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Published on August 20th, 2013 | by Muse Shake

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A very retrospective on PaxAus

 

 

To give a fair review of this convention I have to first lead with several disclaimers.  I was lucky enough to not pay a cent for my trip to PaxAus, I received sponsorship form an awesome (naturally I would think so) local start up Dev team and as media I was allowed entry in to the venue for free.  Bias being what it is as much as I can feel as though I see the con through objective eyes, there is every chance that without even realising it, I do not.  This can however be said of anyone, a die hard Penny Arcade fan would probably be far more entranced by the con than the casual web comic browser such as myself.  Further more anyone coming from interstate has the benefit of also being in a new city, one of my favourite in Australia to add to the excitement.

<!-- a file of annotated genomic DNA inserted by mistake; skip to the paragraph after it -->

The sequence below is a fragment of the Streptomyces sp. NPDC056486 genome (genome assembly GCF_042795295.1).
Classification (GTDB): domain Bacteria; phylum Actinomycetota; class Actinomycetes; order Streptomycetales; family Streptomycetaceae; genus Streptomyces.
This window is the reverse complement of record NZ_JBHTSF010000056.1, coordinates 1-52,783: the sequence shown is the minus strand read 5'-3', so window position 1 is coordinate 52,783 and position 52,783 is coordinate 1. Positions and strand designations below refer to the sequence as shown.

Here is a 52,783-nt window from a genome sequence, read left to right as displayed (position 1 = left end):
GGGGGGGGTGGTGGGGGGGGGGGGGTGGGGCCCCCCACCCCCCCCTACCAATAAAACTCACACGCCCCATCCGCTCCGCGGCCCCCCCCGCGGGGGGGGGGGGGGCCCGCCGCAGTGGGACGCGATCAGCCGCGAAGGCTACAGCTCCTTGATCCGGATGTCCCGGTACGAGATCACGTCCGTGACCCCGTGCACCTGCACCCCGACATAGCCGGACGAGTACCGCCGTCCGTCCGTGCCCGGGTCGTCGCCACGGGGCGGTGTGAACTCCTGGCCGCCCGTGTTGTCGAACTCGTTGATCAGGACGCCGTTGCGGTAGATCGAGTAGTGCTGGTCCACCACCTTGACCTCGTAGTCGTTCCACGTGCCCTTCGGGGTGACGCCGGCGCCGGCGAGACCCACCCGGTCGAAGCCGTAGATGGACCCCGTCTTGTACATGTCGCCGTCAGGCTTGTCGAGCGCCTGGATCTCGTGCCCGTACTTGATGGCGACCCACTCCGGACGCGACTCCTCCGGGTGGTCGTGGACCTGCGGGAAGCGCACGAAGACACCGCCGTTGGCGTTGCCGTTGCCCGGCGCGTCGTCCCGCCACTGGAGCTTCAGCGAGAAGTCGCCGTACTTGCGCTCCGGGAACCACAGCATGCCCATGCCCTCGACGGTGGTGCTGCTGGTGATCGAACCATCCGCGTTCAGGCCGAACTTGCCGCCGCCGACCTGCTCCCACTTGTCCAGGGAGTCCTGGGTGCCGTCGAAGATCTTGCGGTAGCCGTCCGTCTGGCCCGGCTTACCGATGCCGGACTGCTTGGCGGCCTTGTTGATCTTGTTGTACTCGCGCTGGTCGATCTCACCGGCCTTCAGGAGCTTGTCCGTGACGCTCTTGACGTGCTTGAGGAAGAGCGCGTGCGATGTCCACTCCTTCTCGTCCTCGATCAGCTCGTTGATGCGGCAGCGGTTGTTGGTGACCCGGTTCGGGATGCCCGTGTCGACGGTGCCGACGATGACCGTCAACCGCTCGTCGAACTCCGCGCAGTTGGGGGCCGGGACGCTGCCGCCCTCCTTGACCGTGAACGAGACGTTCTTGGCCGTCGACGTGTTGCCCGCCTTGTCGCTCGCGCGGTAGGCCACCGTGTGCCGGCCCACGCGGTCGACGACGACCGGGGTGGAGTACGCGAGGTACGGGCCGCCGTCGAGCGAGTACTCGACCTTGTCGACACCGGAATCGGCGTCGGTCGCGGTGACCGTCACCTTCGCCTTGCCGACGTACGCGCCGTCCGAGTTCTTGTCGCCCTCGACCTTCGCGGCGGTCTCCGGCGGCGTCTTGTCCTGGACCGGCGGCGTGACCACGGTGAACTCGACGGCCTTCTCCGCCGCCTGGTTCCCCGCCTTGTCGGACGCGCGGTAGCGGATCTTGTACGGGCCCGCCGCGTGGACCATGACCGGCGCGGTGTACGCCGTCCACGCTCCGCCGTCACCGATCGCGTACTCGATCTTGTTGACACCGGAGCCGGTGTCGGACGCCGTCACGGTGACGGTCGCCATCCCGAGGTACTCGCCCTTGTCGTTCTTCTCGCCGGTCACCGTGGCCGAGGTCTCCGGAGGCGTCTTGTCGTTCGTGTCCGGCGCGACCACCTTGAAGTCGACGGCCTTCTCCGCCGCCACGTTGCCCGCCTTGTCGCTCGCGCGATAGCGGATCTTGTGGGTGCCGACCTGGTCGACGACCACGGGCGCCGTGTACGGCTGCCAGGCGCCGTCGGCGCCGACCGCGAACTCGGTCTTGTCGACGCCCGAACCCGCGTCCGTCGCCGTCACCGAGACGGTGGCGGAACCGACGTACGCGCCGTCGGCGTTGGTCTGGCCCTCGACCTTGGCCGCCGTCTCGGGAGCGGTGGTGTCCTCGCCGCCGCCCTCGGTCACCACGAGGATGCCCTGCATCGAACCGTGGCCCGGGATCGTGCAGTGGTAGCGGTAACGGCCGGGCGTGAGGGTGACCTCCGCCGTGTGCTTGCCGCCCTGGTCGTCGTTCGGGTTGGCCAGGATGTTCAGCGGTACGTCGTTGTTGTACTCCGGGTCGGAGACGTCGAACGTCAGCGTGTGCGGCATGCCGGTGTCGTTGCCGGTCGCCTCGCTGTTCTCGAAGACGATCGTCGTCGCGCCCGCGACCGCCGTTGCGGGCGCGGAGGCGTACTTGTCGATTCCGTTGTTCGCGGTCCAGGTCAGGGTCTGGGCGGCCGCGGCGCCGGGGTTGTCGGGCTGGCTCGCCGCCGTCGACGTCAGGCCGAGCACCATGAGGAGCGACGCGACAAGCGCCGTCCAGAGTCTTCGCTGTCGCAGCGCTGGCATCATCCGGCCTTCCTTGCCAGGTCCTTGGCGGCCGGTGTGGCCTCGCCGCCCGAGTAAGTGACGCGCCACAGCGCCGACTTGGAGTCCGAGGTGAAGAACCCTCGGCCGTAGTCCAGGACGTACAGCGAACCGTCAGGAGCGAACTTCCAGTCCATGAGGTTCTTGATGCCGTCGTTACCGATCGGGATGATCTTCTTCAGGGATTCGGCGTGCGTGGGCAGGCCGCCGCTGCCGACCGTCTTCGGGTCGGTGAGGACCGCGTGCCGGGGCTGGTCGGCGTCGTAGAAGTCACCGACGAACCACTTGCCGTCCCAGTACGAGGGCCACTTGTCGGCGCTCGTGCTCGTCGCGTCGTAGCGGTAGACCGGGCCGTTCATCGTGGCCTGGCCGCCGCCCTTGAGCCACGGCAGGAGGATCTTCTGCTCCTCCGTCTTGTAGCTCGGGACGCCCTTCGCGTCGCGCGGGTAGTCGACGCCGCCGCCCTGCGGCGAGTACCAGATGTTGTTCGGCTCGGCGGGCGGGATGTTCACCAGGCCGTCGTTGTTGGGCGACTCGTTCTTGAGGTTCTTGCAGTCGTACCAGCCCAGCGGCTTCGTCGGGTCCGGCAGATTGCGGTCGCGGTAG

down under, mates

 

Melbourne is the next level of my disclaimer, as I do adore the city that my own desperately tries to mimic.  It is a city filled with art, several geek and game merch .stores, delicious food, and krispy kreams – which are the kryptonite of pretty much any Perthite.  That being said she was far from a kind mistress, as within a day of entering her (hurr hurr) I found myself quite sick, and not long after had my wallet stolen.  In a less sick and upset mindset I found a silver lining to being pick pocketed, as the inundation of offers to lend money from people I’d only met once or twice was heart warming even in the Melbourne weather.  Not only that, but my wallet was of a one Mr Bruce Wayne and it is in his true nature that he should be where crime is, and in a place that was literally almost called Batman.  He defended my back pocket dearly, and disappeared without a trace.  Perhaps not the wallet my back pocket deserved, but the one it needed.

 

On to the convention itself!

 

lets jump in to it, shall we?